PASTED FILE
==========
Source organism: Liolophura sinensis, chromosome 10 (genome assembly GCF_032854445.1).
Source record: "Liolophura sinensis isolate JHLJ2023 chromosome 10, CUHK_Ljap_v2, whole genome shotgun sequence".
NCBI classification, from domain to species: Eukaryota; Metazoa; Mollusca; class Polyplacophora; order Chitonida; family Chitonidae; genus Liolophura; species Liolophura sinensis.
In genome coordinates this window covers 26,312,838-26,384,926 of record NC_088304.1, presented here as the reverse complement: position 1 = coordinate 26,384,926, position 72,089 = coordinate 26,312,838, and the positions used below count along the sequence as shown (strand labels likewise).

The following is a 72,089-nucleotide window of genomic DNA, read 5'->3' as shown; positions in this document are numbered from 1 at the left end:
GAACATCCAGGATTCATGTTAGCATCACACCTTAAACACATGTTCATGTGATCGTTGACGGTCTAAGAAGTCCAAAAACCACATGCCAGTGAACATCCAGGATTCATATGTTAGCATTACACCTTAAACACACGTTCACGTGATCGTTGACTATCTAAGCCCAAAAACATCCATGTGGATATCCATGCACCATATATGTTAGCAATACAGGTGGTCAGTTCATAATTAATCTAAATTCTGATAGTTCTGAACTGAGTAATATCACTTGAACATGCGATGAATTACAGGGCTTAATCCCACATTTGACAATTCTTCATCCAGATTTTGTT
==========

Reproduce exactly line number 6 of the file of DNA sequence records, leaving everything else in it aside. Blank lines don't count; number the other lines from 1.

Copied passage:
GAACATCCAGGATTCATGTTAGCATCACACCTTAAACACATGTTCATGTGATCGTTGACGGTCTAAGAAGTCCAAAAACCACATGCCAGTGAACATCCAGGATTCATATGTTAGCATTACACCTTAAACACACGTTCACGTGATCGTTGACTATCTAAGCCCAAAAACATCCATGTGGATATCCATGCACCATATATGTTAGCAATACAGGTGGTCAGTTCATAATTAATCTAAATTCTGATAGTTCTGAACTGAGTAATATCACTTGAACATGCGATGAATTACAGGGCTTAATCCCACATTTGACAATTCTTCATCCAGATTTTGTT